%I
%S 1,0,1,0,0,2,0,0,1,4,0,0,1,5,8,0,0,1,7,18,16,0,0,1,9,34,56,32,0,0,1,
%T 11,55,138,160,64,0,0,1,13,81,275,500,432,128,0,0,1,15,112,481,1205,
%U 1672,1120,256,0,0,1,17,148,770,2471,4797,5264,2816,512,0,0,1,19,189,1156
%N Triangle read by rows: T(n,k) is the number of Dyck paths of semilength n having pyramid weight k.
%C A pyramid in a Dyck word (path) is a factor of the form u^h d^h, h being the height of the pyramid. A pyramid in a Dyck word w is maximal if, as a factor in w, it is not immediately preceded by a u and immediately followed by a d. The pyramid weight of a Dyck path (word) is the sum of the heights of its maximal pyramids.
%C Triangle T(n,k), 0<=k<=n, read by rows, given by [0, 0, 1, 0, 0, 1, 0, 0, 1, ...](periodic sequence 0,0,1) DELTA [1, 1, 0, 1, 1, 0, 1, 1, 0, ...](periodic sequence 1,1,0), where DELTA is the operator defined in A084938 .  _Philippe Deléham_, Aug 18 2006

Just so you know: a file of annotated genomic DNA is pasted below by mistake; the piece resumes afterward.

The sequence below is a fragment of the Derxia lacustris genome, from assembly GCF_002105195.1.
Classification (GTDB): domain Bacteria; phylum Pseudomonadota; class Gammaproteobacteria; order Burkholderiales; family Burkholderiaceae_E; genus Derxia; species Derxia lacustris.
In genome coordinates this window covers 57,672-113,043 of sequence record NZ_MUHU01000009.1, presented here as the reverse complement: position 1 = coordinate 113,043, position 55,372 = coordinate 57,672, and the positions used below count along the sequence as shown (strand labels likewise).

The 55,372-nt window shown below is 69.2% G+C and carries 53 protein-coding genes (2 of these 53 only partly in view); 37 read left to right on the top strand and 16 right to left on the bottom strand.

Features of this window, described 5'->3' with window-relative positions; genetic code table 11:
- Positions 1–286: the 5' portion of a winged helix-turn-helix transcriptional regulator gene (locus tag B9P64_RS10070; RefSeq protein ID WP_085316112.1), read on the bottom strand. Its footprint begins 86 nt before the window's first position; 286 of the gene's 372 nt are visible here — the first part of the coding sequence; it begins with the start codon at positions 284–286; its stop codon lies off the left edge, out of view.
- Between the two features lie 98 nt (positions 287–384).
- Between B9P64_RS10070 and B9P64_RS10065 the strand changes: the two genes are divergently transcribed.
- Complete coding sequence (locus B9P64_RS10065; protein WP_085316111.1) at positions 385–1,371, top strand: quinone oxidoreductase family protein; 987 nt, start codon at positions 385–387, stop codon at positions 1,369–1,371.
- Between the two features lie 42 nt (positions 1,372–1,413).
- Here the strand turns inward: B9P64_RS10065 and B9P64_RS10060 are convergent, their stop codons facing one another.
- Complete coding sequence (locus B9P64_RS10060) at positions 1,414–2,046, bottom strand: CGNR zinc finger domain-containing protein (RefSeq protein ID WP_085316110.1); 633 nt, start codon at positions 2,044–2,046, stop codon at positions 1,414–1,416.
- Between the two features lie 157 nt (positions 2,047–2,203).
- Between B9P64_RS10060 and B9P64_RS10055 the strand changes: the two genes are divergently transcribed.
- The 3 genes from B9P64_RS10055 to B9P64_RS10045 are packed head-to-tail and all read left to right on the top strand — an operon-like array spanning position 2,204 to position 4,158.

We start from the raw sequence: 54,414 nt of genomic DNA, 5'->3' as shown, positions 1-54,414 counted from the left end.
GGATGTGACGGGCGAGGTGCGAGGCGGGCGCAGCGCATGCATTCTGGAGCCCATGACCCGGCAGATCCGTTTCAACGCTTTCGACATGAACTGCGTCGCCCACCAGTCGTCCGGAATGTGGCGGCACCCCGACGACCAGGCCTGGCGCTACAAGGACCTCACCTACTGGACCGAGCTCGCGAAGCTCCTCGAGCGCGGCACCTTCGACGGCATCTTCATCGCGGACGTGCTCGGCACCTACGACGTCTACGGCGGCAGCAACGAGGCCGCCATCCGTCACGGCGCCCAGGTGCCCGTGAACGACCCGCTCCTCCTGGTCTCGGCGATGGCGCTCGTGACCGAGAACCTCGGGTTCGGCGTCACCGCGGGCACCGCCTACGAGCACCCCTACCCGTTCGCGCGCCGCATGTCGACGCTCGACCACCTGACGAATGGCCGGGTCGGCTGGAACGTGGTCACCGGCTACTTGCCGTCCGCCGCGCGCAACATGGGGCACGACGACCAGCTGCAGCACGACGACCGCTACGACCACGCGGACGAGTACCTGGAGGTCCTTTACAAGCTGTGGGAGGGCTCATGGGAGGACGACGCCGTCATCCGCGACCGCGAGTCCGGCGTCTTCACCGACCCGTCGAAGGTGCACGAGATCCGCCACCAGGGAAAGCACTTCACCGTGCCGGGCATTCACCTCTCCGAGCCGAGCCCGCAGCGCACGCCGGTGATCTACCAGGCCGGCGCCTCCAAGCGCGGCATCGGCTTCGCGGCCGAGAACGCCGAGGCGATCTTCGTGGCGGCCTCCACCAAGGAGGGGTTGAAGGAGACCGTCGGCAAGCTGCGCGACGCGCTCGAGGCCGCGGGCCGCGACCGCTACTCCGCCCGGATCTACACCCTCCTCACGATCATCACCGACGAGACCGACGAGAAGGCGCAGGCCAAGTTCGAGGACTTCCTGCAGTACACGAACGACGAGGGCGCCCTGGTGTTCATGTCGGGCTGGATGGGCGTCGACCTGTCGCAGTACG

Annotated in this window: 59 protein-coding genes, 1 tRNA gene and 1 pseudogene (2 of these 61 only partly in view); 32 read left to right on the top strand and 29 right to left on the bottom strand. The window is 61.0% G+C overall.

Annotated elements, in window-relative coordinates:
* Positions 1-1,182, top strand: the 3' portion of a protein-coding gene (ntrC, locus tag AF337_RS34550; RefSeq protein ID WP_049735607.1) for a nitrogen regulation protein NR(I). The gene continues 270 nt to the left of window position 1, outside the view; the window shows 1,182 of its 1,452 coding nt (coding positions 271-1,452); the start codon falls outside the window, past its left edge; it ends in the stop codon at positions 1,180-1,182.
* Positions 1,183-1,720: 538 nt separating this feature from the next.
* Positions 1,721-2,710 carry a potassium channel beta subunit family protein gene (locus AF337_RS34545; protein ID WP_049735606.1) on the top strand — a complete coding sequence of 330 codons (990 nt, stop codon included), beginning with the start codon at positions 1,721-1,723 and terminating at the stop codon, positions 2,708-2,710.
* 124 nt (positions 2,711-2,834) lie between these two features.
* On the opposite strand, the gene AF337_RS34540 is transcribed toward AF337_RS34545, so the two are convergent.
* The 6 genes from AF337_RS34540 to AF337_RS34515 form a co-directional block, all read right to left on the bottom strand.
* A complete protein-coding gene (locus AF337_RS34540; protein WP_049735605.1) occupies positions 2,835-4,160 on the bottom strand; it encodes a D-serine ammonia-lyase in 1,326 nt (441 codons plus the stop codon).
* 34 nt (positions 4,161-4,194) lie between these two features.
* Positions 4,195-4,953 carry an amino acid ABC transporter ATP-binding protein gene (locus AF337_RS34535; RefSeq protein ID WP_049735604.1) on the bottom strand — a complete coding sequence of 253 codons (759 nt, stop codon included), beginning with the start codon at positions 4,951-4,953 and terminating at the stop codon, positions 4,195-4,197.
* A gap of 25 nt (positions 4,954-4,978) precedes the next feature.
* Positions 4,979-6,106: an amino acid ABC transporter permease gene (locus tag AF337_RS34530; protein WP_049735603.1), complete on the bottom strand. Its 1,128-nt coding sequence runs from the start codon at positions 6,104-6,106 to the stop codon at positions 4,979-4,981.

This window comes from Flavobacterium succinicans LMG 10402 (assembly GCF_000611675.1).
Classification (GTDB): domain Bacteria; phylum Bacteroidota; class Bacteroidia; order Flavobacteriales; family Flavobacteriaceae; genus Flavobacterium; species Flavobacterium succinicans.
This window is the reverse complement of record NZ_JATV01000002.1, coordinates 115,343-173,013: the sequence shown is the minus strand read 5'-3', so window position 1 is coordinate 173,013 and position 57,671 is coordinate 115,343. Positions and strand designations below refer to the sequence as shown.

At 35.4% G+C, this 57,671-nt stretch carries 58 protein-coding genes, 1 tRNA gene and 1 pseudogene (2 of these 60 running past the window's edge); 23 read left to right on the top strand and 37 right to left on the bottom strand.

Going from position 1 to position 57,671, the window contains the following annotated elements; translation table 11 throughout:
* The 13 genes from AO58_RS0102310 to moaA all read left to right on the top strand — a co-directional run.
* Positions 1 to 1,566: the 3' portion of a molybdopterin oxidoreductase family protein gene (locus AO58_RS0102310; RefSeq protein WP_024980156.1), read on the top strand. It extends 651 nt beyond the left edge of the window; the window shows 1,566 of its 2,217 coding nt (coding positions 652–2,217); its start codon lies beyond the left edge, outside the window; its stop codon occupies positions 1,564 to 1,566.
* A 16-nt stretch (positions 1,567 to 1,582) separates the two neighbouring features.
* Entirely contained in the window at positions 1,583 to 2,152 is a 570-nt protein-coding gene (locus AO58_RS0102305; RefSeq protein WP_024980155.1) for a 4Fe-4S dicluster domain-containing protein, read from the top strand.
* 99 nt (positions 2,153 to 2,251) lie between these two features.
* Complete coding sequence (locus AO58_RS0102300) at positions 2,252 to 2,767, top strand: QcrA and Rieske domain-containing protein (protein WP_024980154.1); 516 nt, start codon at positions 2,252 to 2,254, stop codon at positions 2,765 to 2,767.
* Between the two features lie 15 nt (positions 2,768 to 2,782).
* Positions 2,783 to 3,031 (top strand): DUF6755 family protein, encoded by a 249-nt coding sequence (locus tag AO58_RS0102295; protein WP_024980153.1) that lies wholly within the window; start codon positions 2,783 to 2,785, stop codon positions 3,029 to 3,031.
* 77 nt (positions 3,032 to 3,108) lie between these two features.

%D A. Denise and R. Simion, Two combinatorial statistics on Dyck paths, Discrete Math., 137, 1995, 155176).
%F G.f. = G = G(t, z) satisfies z(1tz)G^2(1+z2tz)G+1tz = 0.
%F Sum_{k, 0<=k<=n}T(n,k) = A000108(n) .  _Philippe Deléham_, Aug 18 2006
%e T(4,3)=5 because the Dyck paths of semilength 4 having pyramid weight 3 are: (ud)u(ud)(ud)d, u(ud)(ud)d(ud), u(ud)(ud)(ud)d, u(ud)(uudd)d and u(uudd)(ud)d [here u=(1,1), d=(1,1) and the maximal pyramids, of total length 3, are shown between parentheses].
%e Triangle begins:
%e .[1],
%e .[0, 1],
%e .[0, 0, 2],
%e .[0, 0, 1, 4],
%e .[0, 0, 1, 5, 8],
%e .[0, 0, 1, 7, 18, 16],
%e .[0, 0, 1, 9, 34, 56, 32],
%e .[0, 0, 1, 11, 55, 138, 160, 64]
%K nonn,tabl
%O 0,6
%A _Emeric Deutsch_, Mar 10 2004